II. Analysis

         This matter presents an issue of first impression in this District, and one which neither the Supreme Court of the United States nor the United States Court of Appeals for the Fourth Circuit has addressed.[14] The Court must determine whether, as Respondents contend, 16 U.S.C. § 823b(d)(3) entitles Respondents to a de novo trial governed by the Federal Rules of Civil Procedure and the Federal Rules of Evidence, [15] or whether, as FERC contends, § 823b(d)(3) merely grants the Court the "discretion to craft the procedure that will best facilitate its review, " (FERC Br. 2, ECF No. 39). The Court concludes, consistent with other district courts to decide this issue, [16] that the language and structure of the statute and principles of due process entitle Respondents to a de novo trial governed by the Federal Rules of Civil Procedure and the Federal Rules of Evidence.[17]

         A. Principles of Statutory Interpretation Must Guide the Court's Analysis

         The Court must employ traditional principles of statutory interpretation to determine what procedure is required when conducting a "review de novo" under § 823b(d)(3)(B). The purpose of statutory interpretation is "to try to determine congressional intent." Dole v. United Steelworkers of Am., 494 U.S. 26, 35 (1990). The analysis must "begin, as always, with the language of the statutory text, " and "[i]n the absence of a definition from Congress, [the Court] accord[s] words in a statute their ordinary, contemporary, common meaning." United States v. Midgett, 198 F.3d 143, 145-46 (4th Cir. 1999) (internal citation and quotation marks omitted). "The plainness or ambiguity of statutory language is determined by reference to the language itself, the specific context in which that language is used, and the broader context of the statute as a whole." Robinson v. Shell Oil Co., 519 U.S. 337, 341 (1997). Thus, the Court must look to the statute as a whole in determining the meaning of individual words because "the meaning of statutory language, plain or not, depends on context." King v. St. Vincent's Hosp., 502 U.S. 215, 221 (1991); see also Dole, 494 U.S. at 35 ("[I]n expounding a statute, we are not guided by a single sentence or member of a sentence, but look to the provisions of the whole law, and to its object and policy.") (internal citation and quotation marks omitted).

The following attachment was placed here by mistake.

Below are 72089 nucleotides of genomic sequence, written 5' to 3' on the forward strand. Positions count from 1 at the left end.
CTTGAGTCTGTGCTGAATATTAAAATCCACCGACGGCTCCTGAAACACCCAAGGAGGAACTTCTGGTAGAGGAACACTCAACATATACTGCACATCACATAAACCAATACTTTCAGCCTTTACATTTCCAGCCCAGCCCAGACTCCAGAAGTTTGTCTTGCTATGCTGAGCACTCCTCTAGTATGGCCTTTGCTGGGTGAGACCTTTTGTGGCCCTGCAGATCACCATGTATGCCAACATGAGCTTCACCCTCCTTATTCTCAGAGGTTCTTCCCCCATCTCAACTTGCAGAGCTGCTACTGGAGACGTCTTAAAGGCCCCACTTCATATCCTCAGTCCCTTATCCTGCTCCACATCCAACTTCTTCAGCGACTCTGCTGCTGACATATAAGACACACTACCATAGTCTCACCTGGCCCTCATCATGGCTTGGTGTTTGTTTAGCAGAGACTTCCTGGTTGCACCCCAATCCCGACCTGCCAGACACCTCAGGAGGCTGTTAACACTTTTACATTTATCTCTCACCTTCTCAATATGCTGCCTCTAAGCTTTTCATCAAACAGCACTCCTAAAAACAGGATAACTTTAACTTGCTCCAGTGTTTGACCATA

When "the terms of a statute are unambiguous on their face, or in light of ordinary principles of statutory interpretation, " judicial inquiry normally ends. United States v. Morison, 844 F.2d 1057, 1064 (4th Cir. 1988). But if the "terms of a statutory provision are ambiguous [the Court may] consider other evidence to interpret the meaning of the provision, including the legislative history and the provision's heading or title." United States v. Hatcher, 560 F.3d 222, 226 (4th Cir. 2009) (citing Ratzlaf v. United States, 510 U.S. 135, 147-48 (1994); Bhd. of R.R. Trainmen v. Bait. & Ohio R.R. Co., 331 U.S. 519, 528-29 (1947)). At base,

[i]f the language is ambiguous, in that it lends itself to more than one reasonable interpretation, [the court's] obligation is to find that interpretation which can most fairly be said to be imbedded in the statute, in the sense of being most harmonious with its scheme and the general purposes that Congress manifested.